Look Keo Easy clipless pedals

It's about time I took the plunge and went clipless. I've been looking at the Keo Easy pedals as they are recommended for clipless beginners and would like any opinions about them. If I get on with them (fitted to my Langster initially) I may put a pair on my MTB so could anyone also suggest I nice shoe that will work with these pedals for both road and off-road (and down the pub!) please? I don't want an out-and-out road shoe.

Bill
 

bianchi1

Guru
Location
malverns
I have been riding clipless for years and find look keo harder to clip in than the old look style. This is due to the non slip rubber bits on the cleats getting caught on the peddals. Once they are in tho they are fine.

Also they are not the best for off road or pub as the cleats are 'outside' the shoe. You will be much better with a spd type system.
 

accountantpete

Brexiteer
The Look Keo utilises the large triangular cleat similar to Shimano spd-sl and Time pedals.

These are full-on road pedals and require similar shoes.

Suggest you look towards Shimano spd pedals
 
Thanks Bianchi1, I was just browsing through pedals in Condor's store the other day and thought they looked just the job. That said, Shimano make a similar-looking pedal (well at least to me) that may suit.....any ideas on shoes for them? As I said I would prefer a more MTB shoe that wouldn't look too out of place on a road bike.
 
TheBoyBilly said:
Thanks Bianchi1, I was just browsing through pedals in Condor's store the other day and thought they looked just the job. That said, Shimano make a similar-looking pedal (well at least to me) that may suit.....any ideas on shoes for them? As I said I would prefer a more MTB shoe that wouldn't look too out of place on a road bike.
I went for A520 touring pedals and Spesh BG MTB Sport. I don't think either look out of place on a road bike. The shoes are slightly lighter and stiffer soled than other mtb shoes which means that walking long distances might be problematic, but they are certainly walkable and offer better efficiency IMO on the bike.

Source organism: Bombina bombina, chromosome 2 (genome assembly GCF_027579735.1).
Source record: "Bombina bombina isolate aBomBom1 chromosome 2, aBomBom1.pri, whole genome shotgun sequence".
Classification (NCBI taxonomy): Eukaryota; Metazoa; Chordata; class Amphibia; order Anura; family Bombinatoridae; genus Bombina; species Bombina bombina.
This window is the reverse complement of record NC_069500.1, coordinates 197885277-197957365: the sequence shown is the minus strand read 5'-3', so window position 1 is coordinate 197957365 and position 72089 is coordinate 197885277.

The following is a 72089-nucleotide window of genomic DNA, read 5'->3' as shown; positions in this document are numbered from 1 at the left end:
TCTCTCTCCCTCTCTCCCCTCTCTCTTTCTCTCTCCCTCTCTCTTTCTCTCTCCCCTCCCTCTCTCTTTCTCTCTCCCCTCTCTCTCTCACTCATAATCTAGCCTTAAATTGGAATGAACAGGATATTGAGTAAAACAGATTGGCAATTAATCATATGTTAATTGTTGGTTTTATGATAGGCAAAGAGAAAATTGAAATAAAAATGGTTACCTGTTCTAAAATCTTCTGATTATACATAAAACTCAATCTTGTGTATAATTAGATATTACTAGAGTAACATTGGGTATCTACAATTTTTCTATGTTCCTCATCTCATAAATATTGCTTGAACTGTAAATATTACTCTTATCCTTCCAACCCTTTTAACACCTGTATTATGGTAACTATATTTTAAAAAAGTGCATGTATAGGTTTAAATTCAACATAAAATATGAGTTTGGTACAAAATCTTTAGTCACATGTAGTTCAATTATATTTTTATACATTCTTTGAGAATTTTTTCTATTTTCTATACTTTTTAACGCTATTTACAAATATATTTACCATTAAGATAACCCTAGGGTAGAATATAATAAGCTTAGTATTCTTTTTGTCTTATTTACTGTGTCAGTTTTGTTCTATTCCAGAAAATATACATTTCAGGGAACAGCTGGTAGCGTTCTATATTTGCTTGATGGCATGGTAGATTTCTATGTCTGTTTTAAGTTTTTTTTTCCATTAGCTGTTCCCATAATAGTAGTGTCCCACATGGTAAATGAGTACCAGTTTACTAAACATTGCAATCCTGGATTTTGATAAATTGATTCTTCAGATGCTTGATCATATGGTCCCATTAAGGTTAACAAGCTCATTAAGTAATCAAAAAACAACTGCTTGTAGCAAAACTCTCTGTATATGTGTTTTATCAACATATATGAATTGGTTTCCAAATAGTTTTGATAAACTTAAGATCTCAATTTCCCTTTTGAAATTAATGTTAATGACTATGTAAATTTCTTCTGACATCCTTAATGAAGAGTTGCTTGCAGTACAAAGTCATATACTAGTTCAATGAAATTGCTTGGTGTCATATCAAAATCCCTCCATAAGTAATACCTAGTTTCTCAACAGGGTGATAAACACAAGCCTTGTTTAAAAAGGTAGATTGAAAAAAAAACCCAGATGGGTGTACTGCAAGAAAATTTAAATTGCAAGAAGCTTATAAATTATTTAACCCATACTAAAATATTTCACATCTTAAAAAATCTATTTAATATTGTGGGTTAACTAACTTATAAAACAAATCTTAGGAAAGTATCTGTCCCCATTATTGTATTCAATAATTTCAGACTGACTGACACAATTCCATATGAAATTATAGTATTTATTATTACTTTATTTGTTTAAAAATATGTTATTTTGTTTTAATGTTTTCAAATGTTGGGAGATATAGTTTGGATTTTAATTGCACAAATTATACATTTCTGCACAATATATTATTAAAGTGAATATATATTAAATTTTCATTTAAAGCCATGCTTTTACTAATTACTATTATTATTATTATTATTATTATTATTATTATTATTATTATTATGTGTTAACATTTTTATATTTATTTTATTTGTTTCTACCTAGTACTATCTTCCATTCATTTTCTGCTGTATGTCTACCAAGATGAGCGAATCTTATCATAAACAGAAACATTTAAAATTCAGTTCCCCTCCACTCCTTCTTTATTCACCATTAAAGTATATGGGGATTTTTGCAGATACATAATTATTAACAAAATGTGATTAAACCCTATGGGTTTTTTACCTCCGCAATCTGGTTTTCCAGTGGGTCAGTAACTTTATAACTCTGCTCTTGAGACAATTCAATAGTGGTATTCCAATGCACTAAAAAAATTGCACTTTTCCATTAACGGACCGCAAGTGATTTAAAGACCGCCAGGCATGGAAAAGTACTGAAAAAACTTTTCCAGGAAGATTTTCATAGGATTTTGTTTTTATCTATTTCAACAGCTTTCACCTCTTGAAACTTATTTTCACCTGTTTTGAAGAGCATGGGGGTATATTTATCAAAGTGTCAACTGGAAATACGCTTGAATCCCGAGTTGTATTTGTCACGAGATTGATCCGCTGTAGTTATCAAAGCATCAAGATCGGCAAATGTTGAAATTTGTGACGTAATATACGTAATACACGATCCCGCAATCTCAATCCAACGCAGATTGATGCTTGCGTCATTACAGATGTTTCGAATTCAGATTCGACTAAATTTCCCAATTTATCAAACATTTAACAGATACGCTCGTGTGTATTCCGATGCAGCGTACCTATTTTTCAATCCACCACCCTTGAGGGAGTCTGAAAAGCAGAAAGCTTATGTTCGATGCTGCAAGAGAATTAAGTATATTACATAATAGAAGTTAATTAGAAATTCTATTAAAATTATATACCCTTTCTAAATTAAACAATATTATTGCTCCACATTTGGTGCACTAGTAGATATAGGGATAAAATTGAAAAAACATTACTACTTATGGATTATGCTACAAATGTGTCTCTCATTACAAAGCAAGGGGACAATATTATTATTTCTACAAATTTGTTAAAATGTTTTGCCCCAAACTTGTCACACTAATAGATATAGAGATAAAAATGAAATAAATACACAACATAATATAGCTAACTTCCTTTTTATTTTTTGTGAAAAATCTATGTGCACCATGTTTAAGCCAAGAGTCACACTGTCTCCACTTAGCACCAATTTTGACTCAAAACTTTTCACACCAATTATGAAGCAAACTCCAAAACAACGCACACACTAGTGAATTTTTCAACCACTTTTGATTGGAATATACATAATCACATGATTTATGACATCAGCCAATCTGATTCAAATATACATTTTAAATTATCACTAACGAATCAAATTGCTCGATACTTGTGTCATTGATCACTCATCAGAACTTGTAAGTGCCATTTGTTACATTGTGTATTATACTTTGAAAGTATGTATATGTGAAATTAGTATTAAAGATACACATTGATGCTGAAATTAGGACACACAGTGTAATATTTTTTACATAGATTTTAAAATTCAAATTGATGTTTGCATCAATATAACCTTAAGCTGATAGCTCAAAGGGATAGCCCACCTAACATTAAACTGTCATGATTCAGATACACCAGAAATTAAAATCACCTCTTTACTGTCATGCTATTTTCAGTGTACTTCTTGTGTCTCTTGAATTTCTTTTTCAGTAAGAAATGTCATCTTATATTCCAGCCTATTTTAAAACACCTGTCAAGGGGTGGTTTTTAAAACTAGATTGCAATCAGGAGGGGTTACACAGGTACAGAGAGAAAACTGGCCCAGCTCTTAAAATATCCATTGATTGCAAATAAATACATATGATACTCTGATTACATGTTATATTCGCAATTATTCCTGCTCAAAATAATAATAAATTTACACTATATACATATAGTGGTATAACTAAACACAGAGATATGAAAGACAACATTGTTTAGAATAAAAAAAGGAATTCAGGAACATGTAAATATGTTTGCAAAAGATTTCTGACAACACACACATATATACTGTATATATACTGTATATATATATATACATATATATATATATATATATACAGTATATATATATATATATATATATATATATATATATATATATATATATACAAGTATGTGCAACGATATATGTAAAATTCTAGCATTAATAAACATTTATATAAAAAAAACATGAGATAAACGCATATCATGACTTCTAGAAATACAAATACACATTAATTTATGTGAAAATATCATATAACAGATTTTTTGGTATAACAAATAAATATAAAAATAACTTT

Smokin Joe

Legendary Member
The I-Click pedal from Time is designed for ease of entry. As far as I know from reading a product review the pedal is in the open position by default, which means you just put your foot on it and it clicks closed against the cleat as you press down, rather than having to force it open to engage. A bit pricey compared to entry level pedals, but they generally last for ages so worth a look -

http://www.evanscycles.com/products...oogle&utm_medium=froogle&utm_campaign=froogle
 
Thanks for all your suggestions. I think I will go down the SPD route now and, next payday, will pop down to my favourite LBS in Sandgate (Folkestone) and buy Shimano M545 pedals for my Langster (described as general purpose/mtb pedals) and see how I get on with them. I shall purchase Specialized Primo shoes to go with them. If I don't get on with either I will easily be able to sell them on and try something else. I like the fact that the M545s have a 'pop-up' system allowing the use of normal shoes if needed.

Thanks again,

Bill
 
Thanks for all your suggestions. I think I will go down the SPD route now and, next payday, will pop down to my favourite LBS in Sandgate (Folkestone) and buy Shimano M545 pedals for my Langster (described as general purpose/mtb pedals) and see how I get on with them. I shall purchase Specialized Primo shoes to go with them. If I don't get on with either I will easily be able to sell them on and try something else. I like the fact that the M545s have a 'pop-up' system allowing the use of normal shoes if needed.

Thanks again,

Bill
I use the similar M424's on my utility bike they're are not perfect with ordinary shoes, I find the pop-up doesn't recess far enough and I end up pedalling with the arch of my foot rather than the ball but they do suffice for that odd trip to the pub (say 3-4miles and back) :biggrin:

The shoes look fine,

Good Luck
 
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